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BP ‘missed the boat’ on Shell mega-merger, reveals Browne home

• BP board in Williamsburg squashed proposals in 2004
• Ex chief claims merger could have been worth $9bn a year
• Tie-up with Yukos rejected after ‘untoward’ encounter with Khodorkovsky

Terry Macalister
Friday 5 February 2010 16.24 GMT

Lord Browne claims the merger proposals had the support of his team, which would have included current BP chief executive Tony Hayward (above) who was then head of exploration. Photograph: Suzanne Plunkett/Reuters

Lord Browne took BP to the brink of a mega-merger with Royal Dutch Shell six years ago only to be thwarted at the last minute by opposition from a handful of his own board members, the former chief executive has claimed.

“We missed the boat” argues Browne in his autobiography, which is published on Monday.

The Shell deal would have involved selling off the whole of BP’s downstream refining business – an operation that is currently struggling to make money.

“We estimated that a merger could create synergies of around $9bn [£5.8bn] a year in three to five years’ time. It also would have been a significant boost to the oil industry outside of the US,” he argues in Beyond Business, published by Weidenfeld & Nicolson.

There was much speculation at the time that BP and Shell had held casual talks but the oil companies denied it had been anything other than early soundings that quickly led nowhere.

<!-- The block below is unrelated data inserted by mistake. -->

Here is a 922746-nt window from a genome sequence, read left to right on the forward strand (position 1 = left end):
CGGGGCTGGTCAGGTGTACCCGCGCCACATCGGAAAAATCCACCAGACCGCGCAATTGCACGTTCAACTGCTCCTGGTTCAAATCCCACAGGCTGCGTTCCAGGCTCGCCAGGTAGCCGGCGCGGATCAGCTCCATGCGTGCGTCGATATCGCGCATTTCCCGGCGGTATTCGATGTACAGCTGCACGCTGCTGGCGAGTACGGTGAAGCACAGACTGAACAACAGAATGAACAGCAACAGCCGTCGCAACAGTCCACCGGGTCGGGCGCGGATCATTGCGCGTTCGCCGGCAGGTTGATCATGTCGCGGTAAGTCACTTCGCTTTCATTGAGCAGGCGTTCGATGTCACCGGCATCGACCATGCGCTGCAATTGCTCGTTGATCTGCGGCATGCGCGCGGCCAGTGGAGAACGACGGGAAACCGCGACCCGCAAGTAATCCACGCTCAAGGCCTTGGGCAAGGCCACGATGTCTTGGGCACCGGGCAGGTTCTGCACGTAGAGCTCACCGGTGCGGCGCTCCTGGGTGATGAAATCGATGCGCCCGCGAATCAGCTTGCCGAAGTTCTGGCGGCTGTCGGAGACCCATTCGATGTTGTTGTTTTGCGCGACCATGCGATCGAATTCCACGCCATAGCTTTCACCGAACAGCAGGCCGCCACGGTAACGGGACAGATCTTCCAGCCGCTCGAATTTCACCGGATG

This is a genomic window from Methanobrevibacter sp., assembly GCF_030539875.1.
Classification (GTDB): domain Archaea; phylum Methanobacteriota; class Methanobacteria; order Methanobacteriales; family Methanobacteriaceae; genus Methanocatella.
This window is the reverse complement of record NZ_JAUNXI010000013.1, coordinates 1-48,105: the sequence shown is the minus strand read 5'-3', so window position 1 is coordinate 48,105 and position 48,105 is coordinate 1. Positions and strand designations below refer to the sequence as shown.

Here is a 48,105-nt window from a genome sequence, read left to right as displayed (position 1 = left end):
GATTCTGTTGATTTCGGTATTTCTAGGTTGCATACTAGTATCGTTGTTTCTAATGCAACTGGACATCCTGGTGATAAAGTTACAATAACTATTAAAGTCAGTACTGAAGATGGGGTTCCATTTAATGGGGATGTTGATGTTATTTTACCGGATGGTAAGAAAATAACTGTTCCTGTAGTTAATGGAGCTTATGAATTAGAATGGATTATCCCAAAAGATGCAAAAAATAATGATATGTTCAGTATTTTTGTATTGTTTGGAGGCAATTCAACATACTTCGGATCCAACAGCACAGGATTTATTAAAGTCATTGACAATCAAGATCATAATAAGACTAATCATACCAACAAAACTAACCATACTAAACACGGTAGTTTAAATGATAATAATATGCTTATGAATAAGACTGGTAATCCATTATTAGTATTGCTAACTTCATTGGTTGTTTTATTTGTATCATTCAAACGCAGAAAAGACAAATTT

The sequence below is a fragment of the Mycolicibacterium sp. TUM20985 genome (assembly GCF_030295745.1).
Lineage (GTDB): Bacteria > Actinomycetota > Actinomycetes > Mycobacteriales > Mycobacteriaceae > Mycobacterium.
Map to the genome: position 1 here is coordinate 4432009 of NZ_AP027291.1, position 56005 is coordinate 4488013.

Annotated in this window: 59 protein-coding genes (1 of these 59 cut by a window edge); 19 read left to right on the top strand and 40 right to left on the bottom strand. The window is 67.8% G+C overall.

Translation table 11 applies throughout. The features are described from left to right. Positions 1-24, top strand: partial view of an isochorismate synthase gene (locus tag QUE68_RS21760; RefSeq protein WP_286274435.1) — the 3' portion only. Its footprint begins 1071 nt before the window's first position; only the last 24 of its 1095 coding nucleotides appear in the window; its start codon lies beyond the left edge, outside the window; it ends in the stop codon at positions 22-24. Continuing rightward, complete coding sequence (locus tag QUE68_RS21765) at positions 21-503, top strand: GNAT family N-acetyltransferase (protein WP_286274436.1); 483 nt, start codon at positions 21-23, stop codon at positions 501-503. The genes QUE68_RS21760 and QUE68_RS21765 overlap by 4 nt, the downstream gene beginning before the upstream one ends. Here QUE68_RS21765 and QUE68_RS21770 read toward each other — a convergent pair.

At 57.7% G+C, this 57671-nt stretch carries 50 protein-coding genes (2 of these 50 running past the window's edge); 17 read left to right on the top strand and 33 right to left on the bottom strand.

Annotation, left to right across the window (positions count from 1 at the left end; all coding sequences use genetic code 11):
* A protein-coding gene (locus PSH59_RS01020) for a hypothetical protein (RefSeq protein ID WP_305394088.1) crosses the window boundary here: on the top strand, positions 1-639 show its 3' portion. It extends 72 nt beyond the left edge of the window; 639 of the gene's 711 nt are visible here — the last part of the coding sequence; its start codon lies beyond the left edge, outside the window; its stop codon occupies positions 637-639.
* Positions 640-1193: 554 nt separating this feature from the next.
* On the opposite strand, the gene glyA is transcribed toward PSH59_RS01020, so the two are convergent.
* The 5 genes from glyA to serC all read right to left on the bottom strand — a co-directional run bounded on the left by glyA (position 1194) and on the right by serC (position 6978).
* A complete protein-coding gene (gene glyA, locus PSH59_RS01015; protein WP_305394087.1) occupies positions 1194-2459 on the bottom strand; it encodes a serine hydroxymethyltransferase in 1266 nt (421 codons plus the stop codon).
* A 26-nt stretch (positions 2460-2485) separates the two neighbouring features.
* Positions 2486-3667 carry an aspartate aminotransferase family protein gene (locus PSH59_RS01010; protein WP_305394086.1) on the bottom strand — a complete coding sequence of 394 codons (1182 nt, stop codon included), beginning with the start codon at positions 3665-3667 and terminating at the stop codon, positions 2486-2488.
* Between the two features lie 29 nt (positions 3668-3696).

But Browne, who stepped down in 2007 in favour of his head of exploration Tony Hayward, planned to put detailed proposals to the BP board at a meeting in Williamsburg, Virginia. Browne claims he had the support of his own executive team, which would have included Hayward.

“On the plane there I knew the answer even before the meeting started. The sentiment was ‘why rock the boat’. The Shell merger was not discussed. It was not going to be done and that was that… In the end we did not rock the boat; we missed it,” he says.

Browne also revealed how he also thought about buying into Yukos rather than TNK as his entrance point to Russia. But he claims a meeting at his house in Cambridge with the now-imprisoned Yukos boss Mikhail Khodorkovsky put him off because the Russian talked about his political influence in that country. Browne said: “It is easy to say this in hindsight but there was something untoward about his approach.”


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